ple equipment in his section, and to
proceed north and repair the five
bridges burned south of Guzman. It
was estimated that Mr. Charnley could
complete his -work almost at the same'
time with the northern gang, vand that
the road would be ready for a train
movement by the first of the week.
The train in charge of Mr. Rutledge
is expected to return Wednesday after
noon to Ciudad Juarez for supplies.
The company agent at Guzman re
ported that among the band of men
who departed Saturday night were a
telegraph operator, a locomotive en
gineer, and a skilled machinist. Before
departing they relieved the operator
of his telegraph instrument, and it is
thought that they intend to tap the
wires on the National railways, and
the federal telegraph lines. The North
Western is only employing the tele
Government Will Be Able to
Poree Return of Yery
Large Sum.
Washington, D. C, Dec 28. Recent
disclosures in ' "draw-back" frauds
against the government have put the
treasury department In a position prac.
tically to dictate the terms of com
promise with the sugar refining com
panies. The American Sugar Refining com
pany's offer of $700,000 may not be ac
cepted in view of the fact that the gov
ernment is said to have evidence to
compel the return of not less than a
million dollars.
One official of the customs service
Is authority for a statement that the
frauds appear to grow with every day's
: :'
San Francisco. Cal., Dec. 2S.
While visiting the winter head-
quarters of a wild animal show
today, John Kellert, of Knights
Landing. Calif., was told that he
could make a lion yawn by tick-
ling his chin. John tried it;
now he is in a hospital nursing
a hand from which two fingers
are missing.
Tulsa, Okla., Dec. 28. After an all
night chase in automobiles to Clare
more, 40 miles distant, the posse this
morning temporarily abandoned the
search for the robbers, who got $200
from the box office of the Grand opera
house last night during Viola Allen's
performance of "The "White Sister"
The robbers were young men, well
dressed. One guarded the lobbyi while
the other seized the money on the pre
tense of purchasing tickets
This Ohio Judge Does It in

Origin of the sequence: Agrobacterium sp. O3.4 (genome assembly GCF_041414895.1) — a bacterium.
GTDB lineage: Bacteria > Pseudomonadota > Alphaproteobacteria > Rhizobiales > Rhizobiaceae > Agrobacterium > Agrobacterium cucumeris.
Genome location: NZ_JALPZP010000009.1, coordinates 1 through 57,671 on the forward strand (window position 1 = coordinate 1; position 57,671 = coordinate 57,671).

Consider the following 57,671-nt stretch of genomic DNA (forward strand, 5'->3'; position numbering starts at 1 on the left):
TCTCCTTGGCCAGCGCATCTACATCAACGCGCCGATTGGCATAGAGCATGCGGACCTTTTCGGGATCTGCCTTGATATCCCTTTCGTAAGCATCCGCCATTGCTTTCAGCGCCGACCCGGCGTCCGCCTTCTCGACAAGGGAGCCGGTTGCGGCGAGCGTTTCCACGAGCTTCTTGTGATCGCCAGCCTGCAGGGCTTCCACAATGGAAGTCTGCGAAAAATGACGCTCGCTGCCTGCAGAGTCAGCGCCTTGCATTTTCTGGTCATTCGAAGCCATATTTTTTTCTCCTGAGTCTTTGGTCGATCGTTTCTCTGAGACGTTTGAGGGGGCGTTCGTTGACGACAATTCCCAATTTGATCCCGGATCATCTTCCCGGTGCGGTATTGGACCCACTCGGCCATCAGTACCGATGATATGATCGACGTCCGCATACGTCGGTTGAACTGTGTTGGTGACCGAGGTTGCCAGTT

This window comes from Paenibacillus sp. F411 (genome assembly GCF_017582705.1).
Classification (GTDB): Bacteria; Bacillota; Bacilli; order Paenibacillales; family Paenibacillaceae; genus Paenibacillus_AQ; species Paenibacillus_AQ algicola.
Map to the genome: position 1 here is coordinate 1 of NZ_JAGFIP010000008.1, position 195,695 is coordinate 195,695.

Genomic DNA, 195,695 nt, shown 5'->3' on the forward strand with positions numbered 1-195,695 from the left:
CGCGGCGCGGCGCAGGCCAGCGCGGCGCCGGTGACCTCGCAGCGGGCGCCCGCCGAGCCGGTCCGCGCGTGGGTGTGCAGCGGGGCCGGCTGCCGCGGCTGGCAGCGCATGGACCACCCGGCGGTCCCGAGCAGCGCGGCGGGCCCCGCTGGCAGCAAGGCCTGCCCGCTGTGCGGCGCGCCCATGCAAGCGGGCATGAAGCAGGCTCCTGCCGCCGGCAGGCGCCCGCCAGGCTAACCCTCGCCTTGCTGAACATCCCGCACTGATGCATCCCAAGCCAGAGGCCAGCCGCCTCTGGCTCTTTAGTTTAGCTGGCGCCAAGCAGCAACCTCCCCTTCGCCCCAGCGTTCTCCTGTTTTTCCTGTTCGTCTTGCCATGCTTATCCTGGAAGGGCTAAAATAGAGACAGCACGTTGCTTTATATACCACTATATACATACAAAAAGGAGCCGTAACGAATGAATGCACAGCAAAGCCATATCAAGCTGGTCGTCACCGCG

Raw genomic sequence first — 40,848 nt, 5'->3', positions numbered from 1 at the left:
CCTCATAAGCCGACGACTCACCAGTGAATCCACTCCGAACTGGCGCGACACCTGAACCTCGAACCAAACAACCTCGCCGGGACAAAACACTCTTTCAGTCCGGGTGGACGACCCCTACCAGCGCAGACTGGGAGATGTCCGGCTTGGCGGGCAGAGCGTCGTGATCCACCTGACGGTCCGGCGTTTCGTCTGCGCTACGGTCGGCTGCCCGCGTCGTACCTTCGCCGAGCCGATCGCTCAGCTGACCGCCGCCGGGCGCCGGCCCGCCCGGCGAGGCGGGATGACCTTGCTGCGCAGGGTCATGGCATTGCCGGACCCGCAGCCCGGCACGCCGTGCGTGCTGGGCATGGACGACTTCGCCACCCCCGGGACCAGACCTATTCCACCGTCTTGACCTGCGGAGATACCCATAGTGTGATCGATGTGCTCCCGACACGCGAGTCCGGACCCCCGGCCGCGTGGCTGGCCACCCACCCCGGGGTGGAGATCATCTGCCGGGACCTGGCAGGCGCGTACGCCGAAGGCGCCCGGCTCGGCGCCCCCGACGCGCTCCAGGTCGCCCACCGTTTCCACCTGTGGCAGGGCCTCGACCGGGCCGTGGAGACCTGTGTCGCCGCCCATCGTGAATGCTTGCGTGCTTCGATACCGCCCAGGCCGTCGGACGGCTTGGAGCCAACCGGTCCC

a Very Simple Manner,
But It's Effective.
"West Union. Ohio, Dec. 28. The
Adams county grand jury today re
ported 145 addition true indictments
against persons accused of selling
i their votes in the November elections.
This makes a toal of 959 indictments
already returned.
The procession of penitents who are
coming into court dally to plead guilty
keeps up. It has become a point of
Pride th the indicted citizens to beat
rtAnntv sW,ff hv ,- ,,-
the deputy sheriffs by getting to court
before the warrants are served.
Judge Blair's methods in listening to
the pleas of guilty are extremely in
formal. He knows a large proportion
of theyoters of the county by their
first names and when they come into
court the scene is rather a social one.
The judge sits on one side of a plain
table, the Indicted man on the other.
"How about It, John, are you guilty?"
asks the judge.
"I reckon I am, judge," Is the usual
"All right, John, I'll have to fine
you $10 and costs and you can't vote
anj' more for five years, and I'll just
put a six months' workhouse sentence
on top of that, but I won't enforce it
as long as you behave."
"All right, judge, you've got the
goods on me."
"And say, John, you've been keeping
liquor In your house and inviting your
friends In. haven't you?" the judga
sometimes asks. Adams county Is dry.
"Tliat's right, judge," says the ac
cused man.
"Well, you'll have to cut that our,
John. Remember, there's a workhouso
sentence hanging over you, if jou don't
walk straight"
."All right, judge. Good-bye," and
the penitent one goes to the dork and
pays his fine.
Many Men Confess.
The "bought and sold" voters of
Adams county are evidently in a panic,
for today more than a hundred men
who have not even been indicted and
whose names 'nave not been mentioned
in connection with the wholesale pur
chase of votes5 flocked into judge
Blair's courtroom and confessed to
having sold their franchise.
Snow Is Falling Over Large
Area; Rain in Many
Other Sections.
Chicago, 111., Dec zS. Heavv wet! the men were to have put the powder ?! i"ce ouiiumg 01 mc smeer mi vy
snow, melting through the soun into j into the tunnels, then the tunnels would I e office force Into a temporary panic
heavy rain, swept over the north cen- r have been sealed, and the powder ex- j Prs were wrenched irom their hang